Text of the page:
Documenting the Coming Singularity

Sunday, February 10, 2008

Using DNA to Build Really Tiny Things


Nanotech holds some of the most radical and far-reaching promise for creating a future we can only dream about now. But how do you actually build things that small? You can't shrink yourself down like in the movies, and you can't make the tiny tools unless you know how to build really tiny things, which is where we started this erudite discussion. It so happens that evolution has already discovered the means. After all, it's been building really tiny things for billions of years, and getting better at it every million years along the way. In a huge leap forward, researchers have been able to take advantage of this fact.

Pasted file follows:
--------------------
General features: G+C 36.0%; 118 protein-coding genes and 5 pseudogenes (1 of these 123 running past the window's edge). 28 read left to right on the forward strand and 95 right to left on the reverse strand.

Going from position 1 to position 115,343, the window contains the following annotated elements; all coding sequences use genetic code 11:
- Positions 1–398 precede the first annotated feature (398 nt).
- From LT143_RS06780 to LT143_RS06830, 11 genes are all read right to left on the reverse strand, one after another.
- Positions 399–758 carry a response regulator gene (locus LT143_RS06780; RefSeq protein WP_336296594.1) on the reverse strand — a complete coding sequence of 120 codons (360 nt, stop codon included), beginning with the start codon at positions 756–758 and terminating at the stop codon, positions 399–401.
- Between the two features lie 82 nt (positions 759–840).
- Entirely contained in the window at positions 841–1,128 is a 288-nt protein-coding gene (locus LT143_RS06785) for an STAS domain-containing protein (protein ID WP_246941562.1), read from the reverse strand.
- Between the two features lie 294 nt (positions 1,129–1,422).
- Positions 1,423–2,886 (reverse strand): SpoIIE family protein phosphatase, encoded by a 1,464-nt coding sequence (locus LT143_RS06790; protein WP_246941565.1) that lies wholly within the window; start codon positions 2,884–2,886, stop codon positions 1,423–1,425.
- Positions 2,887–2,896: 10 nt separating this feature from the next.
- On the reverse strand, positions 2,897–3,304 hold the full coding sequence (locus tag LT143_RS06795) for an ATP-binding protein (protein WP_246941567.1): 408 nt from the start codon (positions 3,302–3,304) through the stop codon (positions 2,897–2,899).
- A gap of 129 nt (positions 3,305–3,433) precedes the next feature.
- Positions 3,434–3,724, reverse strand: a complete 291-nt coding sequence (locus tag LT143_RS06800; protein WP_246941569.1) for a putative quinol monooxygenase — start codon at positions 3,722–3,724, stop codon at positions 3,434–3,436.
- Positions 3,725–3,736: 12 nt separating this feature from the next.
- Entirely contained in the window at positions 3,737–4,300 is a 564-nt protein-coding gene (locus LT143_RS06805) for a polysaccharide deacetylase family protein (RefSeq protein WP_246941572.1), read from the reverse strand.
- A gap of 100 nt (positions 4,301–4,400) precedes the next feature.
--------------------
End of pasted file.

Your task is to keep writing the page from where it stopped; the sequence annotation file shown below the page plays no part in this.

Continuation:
In an achievement some see as the "holy grail" of nanoscience, researchers at the U.S. Department of Energy's Brookhaven National Laboratory have for the first time used DNA to guide the creation of three-dimensional, ordered, crystalline structures of nanoparticles (particles with dimensions measured in billionths of a meter). The ability to engineer such 3-D structures is essential to producing functional materials that take advantage of the unique properties that may exist at the nanoscale - for example, enhanced magnetism, improved catalytic activity, or new optical properties.
You don't have to understand the details to realize that we are moving very quickly now towards the technological singularity referred to in this blog's title. So hold on tight. It may be a bumpy ride, but it sure will be exciting.

Read the original article.

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